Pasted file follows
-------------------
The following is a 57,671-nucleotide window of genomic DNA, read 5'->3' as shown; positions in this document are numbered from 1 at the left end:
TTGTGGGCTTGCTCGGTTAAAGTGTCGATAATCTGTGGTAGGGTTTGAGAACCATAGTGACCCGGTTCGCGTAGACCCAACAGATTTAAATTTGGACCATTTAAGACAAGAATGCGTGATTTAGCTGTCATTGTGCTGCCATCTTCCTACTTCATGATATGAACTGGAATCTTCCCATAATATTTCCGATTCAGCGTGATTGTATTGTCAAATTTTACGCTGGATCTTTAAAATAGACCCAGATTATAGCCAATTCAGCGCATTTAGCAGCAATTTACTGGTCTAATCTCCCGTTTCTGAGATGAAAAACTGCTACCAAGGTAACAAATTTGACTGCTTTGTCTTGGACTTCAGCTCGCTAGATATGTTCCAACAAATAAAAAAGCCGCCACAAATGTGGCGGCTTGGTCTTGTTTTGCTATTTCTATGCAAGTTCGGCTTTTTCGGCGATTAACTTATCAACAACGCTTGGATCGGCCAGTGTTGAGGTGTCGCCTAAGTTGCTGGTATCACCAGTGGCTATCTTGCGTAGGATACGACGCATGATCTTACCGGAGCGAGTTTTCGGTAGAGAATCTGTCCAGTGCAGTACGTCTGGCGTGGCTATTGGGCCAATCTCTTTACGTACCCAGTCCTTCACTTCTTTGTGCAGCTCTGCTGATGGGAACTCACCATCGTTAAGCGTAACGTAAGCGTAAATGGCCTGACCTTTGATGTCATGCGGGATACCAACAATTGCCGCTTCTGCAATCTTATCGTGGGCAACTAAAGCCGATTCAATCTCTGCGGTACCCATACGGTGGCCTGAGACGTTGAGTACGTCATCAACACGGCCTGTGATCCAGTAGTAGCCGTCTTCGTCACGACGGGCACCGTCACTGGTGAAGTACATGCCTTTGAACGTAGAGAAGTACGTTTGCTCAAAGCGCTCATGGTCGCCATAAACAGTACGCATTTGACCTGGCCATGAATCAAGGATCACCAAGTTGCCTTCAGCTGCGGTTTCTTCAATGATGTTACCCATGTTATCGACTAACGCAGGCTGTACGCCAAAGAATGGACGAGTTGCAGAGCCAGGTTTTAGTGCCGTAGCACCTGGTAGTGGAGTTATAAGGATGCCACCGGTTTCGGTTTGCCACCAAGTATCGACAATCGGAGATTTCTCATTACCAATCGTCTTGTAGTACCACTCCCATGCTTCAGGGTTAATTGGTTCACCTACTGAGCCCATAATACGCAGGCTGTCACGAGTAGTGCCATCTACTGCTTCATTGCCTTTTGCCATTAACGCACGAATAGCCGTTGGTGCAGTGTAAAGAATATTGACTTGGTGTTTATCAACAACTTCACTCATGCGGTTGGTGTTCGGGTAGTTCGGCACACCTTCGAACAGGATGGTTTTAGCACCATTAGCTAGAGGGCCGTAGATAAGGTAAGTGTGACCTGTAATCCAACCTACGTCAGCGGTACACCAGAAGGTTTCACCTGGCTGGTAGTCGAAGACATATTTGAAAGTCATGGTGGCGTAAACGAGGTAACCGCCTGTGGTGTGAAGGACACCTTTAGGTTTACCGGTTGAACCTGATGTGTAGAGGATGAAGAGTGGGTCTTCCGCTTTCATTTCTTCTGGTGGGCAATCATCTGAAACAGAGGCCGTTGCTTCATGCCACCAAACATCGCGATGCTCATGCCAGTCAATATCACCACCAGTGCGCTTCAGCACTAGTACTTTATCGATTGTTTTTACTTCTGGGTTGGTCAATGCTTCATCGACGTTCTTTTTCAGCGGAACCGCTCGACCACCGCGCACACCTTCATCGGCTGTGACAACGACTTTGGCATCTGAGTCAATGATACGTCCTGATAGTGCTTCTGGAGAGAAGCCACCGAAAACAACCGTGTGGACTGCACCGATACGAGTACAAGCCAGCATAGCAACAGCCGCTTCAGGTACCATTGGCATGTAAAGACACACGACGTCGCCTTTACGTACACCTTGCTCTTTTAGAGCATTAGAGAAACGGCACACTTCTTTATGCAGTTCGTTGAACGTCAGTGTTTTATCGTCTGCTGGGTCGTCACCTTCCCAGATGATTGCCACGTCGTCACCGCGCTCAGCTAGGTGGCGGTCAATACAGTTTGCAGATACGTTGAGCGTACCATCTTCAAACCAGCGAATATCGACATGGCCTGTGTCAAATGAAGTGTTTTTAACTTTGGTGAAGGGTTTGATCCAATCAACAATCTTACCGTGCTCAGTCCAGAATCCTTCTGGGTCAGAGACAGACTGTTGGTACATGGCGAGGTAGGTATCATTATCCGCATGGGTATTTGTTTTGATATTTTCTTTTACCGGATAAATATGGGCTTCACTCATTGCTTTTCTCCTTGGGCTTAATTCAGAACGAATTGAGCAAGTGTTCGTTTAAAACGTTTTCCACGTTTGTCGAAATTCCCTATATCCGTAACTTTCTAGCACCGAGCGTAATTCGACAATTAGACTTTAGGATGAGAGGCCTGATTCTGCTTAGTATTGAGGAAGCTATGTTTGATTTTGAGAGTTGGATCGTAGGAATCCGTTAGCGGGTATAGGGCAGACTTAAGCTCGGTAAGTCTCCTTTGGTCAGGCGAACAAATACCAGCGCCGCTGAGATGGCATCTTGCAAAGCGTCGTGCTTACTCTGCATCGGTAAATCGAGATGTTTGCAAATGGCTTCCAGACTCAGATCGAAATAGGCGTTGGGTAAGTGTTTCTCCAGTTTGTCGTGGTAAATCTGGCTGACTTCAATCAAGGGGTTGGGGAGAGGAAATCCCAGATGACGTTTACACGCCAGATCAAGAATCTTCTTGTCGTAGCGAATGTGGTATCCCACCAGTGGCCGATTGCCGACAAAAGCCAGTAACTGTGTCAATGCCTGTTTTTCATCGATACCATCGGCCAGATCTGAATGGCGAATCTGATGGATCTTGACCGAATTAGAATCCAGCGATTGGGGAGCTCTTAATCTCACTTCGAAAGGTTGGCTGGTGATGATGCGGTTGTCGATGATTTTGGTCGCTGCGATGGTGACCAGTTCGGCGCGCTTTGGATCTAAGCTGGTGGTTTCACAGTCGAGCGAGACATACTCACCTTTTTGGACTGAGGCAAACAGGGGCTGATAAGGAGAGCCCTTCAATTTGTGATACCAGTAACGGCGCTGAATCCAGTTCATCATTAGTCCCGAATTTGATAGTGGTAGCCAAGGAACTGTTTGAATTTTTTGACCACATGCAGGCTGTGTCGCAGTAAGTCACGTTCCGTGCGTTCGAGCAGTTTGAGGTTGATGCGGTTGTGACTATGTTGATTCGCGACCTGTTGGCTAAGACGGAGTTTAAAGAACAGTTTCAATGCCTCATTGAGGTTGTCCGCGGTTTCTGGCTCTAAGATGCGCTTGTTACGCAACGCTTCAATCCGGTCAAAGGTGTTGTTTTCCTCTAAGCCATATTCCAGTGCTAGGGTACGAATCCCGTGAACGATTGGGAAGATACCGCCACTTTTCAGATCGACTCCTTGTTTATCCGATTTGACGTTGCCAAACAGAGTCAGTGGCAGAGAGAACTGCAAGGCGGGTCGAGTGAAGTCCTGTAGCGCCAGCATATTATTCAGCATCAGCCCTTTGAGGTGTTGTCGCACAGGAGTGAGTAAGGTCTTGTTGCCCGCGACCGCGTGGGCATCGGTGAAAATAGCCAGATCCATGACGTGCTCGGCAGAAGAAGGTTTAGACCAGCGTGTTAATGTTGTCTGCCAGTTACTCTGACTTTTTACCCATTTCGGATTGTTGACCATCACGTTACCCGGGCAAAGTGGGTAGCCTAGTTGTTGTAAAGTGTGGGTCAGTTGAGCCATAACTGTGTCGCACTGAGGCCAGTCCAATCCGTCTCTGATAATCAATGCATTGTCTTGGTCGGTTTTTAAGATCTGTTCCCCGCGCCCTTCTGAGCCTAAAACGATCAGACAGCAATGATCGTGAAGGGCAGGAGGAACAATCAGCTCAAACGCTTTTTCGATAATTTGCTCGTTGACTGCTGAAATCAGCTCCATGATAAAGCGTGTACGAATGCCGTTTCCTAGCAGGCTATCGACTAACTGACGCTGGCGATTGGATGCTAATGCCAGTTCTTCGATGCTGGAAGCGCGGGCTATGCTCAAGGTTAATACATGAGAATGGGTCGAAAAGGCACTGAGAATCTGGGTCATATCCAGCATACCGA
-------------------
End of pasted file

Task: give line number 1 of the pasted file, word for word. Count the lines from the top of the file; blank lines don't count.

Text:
The following is a 57,671-nucleotide window of genomic DNA, read 5'->3' as shown; positions in this document are numbered from 1 at the left end: